Having some organizational wherewithal comes in handy on election campaigns, especially on Election Day when the campaign mobilizes all of its volunteers (hundreds) to get every identified voter (tens of thousands) to the polls. Not only that but you are also coordinating a scrutineer for every voting station in the riding and drivers for any voters who may need a ride (don’t forget Mrs. Johnson). In addition all of the volunteers need to be watered and fed throughout the day.  In fact Election Day can be such a nightmare that lots of campaigns will have one person who’s only job for the campaign is preparing a plan for Election Day and executing it.  I was lucky enough to do just that for Councilor Evan Woolley during his successful run for Calgary City Council this past fall.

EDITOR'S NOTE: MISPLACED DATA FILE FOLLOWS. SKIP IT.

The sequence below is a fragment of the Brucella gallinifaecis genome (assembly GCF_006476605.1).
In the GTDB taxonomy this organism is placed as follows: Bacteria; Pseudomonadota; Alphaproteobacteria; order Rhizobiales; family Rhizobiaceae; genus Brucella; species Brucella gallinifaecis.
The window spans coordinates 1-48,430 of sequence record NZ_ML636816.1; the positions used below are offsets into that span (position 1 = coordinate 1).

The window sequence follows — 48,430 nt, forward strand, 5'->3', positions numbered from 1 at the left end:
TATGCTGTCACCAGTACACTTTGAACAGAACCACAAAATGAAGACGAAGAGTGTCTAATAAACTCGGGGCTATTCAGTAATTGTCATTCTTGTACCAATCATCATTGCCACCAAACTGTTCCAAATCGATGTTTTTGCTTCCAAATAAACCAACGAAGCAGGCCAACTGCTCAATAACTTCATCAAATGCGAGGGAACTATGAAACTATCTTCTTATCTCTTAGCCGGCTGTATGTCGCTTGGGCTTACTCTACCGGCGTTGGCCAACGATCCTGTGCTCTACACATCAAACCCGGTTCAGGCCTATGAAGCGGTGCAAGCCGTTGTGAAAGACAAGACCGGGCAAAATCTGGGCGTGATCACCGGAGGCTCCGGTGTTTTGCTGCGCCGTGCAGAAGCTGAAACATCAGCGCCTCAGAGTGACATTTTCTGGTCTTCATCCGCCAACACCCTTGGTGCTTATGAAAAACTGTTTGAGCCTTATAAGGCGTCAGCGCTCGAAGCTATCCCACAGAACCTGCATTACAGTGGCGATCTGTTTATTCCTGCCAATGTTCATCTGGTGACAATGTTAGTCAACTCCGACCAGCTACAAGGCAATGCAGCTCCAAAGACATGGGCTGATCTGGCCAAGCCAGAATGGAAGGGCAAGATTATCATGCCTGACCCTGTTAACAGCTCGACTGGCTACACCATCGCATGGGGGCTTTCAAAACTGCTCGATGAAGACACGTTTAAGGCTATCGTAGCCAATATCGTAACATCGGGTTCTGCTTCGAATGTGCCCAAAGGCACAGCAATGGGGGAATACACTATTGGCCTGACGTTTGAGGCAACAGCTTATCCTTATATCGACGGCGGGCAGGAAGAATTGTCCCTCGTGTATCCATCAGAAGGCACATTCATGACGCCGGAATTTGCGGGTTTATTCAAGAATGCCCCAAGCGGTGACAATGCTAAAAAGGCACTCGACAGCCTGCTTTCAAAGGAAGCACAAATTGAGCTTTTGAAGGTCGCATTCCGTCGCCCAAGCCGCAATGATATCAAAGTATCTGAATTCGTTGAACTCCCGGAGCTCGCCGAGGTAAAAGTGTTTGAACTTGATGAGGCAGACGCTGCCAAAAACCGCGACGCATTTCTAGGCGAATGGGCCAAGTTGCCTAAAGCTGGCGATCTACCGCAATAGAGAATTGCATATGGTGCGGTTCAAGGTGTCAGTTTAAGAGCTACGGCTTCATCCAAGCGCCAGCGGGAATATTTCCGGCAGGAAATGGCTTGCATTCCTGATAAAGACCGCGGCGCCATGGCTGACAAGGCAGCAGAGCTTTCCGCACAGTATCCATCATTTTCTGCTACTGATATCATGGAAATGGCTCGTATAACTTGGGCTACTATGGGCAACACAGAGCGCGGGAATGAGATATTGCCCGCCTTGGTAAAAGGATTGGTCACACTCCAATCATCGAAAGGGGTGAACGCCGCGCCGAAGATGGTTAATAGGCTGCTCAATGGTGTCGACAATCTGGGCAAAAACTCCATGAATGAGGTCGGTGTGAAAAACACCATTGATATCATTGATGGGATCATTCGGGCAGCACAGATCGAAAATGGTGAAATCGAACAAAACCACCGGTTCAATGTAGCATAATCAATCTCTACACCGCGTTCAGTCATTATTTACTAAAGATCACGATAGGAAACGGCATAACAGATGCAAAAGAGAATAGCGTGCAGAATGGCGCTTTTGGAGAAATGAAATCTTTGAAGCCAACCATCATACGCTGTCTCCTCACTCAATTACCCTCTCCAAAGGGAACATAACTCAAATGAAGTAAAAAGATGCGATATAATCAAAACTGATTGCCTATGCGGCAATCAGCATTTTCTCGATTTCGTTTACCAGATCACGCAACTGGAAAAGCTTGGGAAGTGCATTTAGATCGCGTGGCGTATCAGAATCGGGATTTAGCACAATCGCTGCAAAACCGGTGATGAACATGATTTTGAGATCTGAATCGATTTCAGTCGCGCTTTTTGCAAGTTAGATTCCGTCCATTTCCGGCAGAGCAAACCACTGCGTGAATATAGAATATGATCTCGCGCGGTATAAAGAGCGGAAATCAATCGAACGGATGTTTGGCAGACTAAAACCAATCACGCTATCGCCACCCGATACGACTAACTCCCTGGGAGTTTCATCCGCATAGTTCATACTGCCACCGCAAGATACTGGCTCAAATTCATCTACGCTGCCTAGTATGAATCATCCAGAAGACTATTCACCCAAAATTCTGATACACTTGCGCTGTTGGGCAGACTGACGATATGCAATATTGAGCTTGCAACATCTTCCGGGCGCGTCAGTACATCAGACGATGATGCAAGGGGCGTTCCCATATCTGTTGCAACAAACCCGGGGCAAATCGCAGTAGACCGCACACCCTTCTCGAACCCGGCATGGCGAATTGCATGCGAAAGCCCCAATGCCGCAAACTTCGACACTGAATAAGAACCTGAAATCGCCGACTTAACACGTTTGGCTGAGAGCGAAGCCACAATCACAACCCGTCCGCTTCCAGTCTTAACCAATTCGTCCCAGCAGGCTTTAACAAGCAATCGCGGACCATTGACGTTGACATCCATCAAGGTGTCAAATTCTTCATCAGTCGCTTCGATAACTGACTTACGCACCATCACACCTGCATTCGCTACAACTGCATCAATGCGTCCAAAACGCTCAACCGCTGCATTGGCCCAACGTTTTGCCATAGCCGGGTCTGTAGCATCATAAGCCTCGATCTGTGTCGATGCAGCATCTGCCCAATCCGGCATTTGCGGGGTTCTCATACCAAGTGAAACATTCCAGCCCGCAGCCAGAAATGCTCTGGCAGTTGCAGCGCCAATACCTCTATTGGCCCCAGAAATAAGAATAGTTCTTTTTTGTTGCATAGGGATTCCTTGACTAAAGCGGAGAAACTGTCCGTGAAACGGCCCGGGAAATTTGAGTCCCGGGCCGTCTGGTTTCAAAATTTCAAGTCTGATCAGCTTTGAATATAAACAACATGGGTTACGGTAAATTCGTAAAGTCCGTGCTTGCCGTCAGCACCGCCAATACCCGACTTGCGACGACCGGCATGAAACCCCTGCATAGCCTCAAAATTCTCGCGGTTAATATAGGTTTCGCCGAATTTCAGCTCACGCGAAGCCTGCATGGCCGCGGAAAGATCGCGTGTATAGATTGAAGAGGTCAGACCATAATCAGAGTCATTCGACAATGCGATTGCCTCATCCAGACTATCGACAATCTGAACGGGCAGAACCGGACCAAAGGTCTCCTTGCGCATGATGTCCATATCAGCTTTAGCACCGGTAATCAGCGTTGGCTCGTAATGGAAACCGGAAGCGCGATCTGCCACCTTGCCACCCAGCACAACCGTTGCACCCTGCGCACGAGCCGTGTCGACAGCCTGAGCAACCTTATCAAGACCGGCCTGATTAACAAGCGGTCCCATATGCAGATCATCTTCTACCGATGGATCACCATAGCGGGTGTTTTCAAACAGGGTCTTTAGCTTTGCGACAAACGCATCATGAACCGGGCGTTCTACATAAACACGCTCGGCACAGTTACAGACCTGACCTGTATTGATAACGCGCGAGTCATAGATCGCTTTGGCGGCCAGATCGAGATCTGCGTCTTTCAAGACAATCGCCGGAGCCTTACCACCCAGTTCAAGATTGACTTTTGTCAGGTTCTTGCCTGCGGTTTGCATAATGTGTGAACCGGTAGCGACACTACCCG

Although search doesn’t always involve the logistical headaches you can get in a political campaign, staying organized is absolutely critical. I won’t lie to you; keeping track of a single search mandate is relatively easy. But I don’t work on a single search mandate at a time. In fact right now I’m working on fifteen different projects which is a bit like running 15 different campaigns. Part of the organization comes from Daylite with its weekly tracking reports. The rest of it comes from following the search processes developed by the firm. I may be new to search but Adam and Terry aren’t and there is a method to the madness.